There is certainly more volatility in markets these days. Japan has been a particularly tricky place for investors recently, with swings of as much as 10 per cent in a single day of trading.
While the Japanese market is still leading the field amongst those of the developed world so far this year, performance like this demonstrates how nervous investors still are – perhaps understandable, given the history of this market, which still stands well below the peak reached in the late 1980s.
Behind the unsettled state of markets lie concerns over whether the Fed is to continue its easing programme. That, and worries over China’s economic strength – both of which I remarked on last week –have continued to receive attention. The interesting aspect of all this is that Japan continues to wobble, even though the news has become a little brighter. And there have been other developments which suggest the picture might be improving.
Ten-year bonds in the US have been having a torrid time. May was the worst month for two-and-a-half years, with yields nudging two and a quarter per cent. While this is hardly a massive move (this market has fallen 3 per cent – not a great deal if you compare it with Japanese equities, but pretty scary in bond terms), it appears another straw in the wind that suggests the American economy is gaining strength, so easing might be eased.
Should we be concerned over this? The worry, of course, is that some of this money has found its way into financial assets and may be withdrawn if the Fed tightens. The other side of the coin is that tightening will mean the authorities are more confident that the economy is now back on track, so better times will lie ahead. Given that we saw some encouraging house price rises from America last week, there is every reason to believe the US consumer may soon feel better able to spend.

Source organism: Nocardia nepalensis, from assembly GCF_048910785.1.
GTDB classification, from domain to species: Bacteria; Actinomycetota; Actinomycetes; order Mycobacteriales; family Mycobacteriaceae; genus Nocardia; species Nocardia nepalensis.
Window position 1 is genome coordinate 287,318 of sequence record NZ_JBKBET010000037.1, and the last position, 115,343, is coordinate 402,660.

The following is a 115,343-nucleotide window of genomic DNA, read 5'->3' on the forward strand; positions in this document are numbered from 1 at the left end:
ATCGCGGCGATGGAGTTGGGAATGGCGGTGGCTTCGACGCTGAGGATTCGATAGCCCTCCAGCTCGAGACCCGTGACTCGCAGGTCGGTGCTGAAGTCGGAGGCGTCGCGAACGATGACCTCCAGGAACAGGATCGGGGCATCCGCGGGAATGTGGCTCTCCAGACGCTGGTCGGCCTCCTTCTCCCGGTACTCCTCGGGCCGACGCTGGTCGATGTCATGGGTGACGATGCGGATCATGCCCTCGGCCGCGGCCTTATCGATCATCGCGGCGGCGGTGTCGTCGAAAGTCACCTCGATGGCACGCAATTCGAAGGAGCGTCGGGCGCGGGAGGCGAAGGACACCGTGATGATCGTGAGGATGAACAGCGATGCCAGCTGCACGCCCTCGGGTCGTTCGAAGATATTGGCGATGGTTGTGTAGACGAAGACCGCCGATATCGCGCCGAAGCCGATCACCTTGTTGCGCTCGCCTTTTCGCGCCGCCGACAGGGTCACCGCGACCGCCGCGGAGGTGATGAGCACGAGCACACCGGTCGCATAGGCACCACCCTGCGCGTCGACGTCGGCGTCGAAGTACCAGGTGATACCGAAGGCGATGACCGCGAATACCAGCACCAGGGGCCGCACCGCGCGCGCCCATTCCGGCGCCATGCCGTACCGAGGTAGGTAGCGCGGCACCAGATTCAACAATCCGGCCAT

But last week we also saw the second-biggest fall in the FTSE 100 Index so far this year. True, it came the day after a particularly strong performance for domestic equities but such an event underscores the fragile nature of what has been a remarkable recovery for equities. As I also said last week, the higher the market goes, the more caution is needed, but the chorus of optimists is getting louder even as the markets fluctuate.
Revered fund manager Crispin Odey, considered to be a contrarian, recently expressed his confidence that the global economic recovery is on track. He is particularly confident of prospects in the US and his portfolio reflects his beliefs. His track record is such that ignoring his views might be considered foolish. Moreover, economist Roger Bootle, in a newspaper article, joined the ranks of those who believed this recovery was on solid ground.
Another indication of what may lie ahead comes from Europe, which is starting to backtrack on the austerity packages. A colleague of mine made reference to his expectation that this would occur in a recent newsletter but probably not until the autumn, by which time the German elections will be out of the way. I don’t know if he is pleased his prediction is proving correct or annoyed that it is all taking place faster than expected.
So it is beginning to look as though growth, rather than debt reduction, is becoming the prime concern of western governments. This could account for this year’s progress, though not for the recent wobbles. Perhaps it is all just profit taking after the rise, in which case Japan’s extreme reactions look more understandable. What could well happen is that once evidence of the economic recovery comes through, markets stall. But then investment is all about anticipation.
Brian Tora is associate with Investment Managers JM Finn & Co